I don't remember the last time two novels I finished back-to-back gave me such reader's whiplash.
Both authors are women, write in English and each has a pitch-perfect ear for dialogue. But in every other significant aspect, "Push" (1996 - Sapphire) and "How It All Began" (2011 - Penelope Lively) could have been written by people from separate planets for people from different planets. And despite my whiplash, both books genuinely moved me. Perhaps I'm from the planet in between?
To be very clear: Though hard-pressed to say which author scored a bigger triumph, I can recommend "How It All Began" almost without caveats. Recommending "Push" would be more complicated. Though both authors use family dynamics to help frame their stories, Lively's cast is almost unfailingly polite; Sapphire's almost unfailingly profane. Dysfunction? Very small "d" in the London of "How It All Began"; bold, capital "D" in the Harlem of "Push".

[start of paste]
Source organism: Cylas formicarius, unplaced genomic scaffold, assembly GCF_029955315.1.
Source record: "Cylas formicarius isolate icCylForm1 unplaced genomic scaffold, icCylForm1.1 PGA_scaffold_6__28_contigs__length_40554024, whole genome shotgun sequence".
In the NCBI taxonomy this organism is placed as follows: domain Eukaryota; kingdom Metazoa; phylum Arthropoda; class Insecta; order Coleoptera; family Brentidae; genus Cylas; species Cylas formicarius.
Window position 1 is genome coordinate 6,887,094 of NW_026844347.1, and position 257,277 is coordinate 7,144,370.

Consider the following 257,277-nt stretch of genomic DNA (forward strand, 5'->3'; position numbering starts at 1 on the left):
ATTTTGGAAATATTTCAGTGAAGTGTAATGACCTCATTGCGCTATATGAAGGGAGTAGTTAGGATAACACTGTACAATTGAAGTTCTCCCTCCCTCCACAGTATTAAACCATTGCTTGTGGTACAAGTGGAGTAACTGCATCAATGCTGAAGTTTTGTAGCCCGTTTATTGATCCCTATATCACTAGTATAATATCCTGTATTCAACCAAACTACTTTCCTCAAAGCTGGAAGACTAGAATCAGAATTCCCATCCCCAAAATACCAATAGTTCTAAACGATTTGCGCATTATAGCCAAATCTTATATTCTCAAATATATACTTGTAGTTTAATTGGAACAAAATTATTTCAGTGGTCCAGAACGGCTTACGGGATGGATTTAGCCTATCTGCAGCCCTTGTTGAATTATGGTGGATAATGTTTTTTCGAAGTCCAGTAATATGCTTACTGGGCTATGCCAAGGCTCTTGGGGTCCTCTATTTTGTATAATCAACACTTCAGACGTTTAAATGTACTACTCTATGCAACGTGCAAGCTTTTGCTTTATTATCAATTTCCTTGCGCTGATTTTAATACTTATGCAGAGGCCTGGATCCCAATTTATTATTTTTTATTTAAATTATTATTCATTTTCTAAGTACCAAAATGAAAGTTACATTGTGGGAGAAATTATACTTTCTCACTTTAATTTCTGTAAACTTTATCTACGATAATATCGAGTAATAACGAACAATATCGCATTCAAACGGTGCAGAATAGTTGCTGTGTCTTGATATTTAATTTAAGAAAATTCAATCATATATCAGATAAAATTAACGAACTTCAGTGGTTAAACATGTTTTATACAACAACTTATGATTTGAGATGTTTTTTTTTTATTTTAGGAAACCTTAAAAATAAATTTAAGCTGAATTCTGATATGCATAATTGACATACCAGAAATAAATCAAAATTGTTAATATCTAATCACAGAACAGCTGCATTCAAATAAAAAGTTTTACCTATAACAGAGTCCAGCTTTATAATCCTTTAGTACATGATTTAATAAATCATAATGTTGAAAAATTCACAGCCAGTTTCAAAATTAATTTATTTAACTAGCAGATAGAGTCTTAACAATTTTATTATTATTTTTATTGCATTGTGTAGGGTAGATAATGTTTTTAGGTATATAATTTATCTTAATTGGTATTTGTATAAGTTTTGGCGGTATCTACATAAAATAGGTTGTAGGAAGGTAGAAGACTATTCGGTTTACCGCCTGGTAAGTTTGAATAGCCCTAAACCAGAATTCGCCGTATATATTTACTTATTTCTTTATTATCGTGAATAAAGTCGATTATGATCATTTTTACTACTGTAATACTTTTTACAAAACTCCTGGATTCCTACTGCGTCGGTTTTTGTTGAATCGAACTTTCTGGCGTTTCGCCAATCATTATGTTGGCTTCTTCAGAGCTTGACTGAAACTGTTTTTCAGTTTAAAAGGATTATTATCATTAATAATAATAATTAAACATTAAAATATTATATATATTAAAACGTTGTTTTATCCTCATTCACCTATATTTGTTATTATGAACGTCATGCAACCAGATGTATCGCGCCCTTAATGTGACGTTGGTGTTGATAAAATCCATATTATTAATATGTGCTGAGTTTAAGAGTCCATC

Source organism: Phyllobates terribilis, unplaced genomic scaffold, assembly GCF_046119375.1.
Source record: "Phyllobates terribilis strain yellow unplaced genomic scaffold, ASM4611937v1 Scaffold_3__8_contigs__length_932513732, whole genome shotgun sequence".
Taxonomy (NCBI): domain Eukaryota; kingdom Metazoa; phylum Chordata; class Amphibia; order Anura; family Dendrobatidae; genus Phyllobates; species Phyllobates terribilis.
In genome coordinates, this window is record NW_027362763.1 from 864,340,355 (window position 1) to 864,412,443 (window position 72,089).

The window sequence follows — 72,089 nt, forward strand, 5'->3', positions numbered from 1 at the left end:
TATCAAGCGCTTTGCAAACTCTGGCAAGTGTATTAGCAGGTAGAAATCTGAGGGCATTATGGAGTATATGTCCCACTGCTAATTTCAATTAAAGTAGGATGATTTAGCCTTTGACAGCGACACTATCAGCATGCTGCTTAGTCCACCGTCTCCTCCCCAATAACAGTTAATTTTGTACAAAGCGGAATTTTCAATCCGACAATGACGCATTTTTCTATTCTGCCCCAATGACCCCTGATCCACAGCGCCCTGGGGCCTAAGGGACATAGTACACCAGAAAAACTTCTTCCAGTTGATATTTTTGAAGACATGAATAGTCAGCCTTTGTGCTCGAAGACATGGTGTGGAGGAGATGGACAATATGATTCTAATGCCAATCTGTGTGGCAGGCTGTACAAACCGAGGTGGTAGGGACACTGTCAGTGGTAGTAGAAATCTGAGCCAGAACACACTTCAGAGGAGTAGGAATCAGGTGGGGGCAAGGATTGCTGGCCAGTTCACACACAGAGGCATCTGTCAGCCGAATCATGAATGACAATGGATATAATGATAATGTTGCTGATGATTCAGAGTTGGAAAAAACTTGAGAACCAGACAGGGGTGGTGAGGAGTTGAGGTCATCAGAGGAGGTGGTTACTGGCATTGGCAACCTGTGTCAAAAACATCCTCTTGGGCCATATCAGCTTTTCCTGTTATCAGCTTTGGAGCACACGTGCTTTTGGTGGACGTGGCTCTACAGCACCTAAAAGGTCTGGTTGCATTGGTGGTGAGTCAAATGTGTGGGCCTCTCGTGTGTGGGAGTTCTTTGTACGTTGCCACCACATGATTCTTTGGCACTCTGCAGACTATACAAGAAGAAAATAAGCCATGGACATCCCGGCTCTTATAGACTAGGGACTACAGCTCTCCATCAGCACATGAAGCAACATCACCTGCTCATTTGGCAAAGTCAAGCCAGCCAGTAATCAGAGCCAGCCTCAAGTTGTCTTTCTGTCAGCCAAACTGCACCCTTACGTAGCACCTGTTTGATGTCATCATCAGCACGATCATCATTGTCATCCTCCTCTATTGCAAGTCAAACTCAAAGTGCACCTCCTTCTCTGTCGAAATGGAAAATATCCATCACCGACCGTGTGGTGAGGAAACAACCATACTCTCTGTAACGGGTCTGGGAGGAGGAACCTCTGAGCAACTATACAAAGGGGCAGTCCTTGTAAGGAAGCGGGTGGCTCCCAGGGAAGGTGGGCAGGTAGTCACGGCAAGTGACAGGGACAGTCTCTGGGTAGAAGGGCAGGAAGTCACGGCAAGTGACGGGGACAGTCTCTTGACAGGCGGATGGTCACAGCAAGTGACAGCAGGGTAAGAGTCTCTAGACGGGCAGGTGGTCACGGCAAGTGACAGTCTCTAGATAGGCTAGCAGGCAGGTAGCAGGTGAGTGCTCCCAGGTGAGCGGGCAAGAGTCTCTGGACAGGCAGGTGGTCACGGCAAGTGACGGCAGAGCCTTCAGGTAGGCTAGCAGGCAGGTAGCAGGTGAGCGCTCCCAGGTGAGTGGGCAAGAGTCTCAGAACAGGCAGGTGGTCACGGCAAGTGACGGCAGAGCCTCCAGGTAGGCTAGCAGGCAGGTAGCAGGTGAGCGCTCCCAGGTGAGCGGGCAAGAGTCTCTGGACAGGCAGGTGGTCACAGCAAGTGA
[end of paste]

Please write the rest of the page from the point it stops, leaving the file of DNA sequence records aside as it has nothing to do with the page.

The author's writing styles mesh beautifully with milieu and characters. Proper English for those inhabiting the world of Charlotte Rainsford, the retired schoolteacher at the center of Lively's novel; highly colloquial street language (spoken and written) for the voice of Precious Jones, the illiterate 16 year old dominating "Push".
"How It All Began" is gentle even when it stings. "Push" is remorseless even when it softens. What was the last reading experience you had anything like this?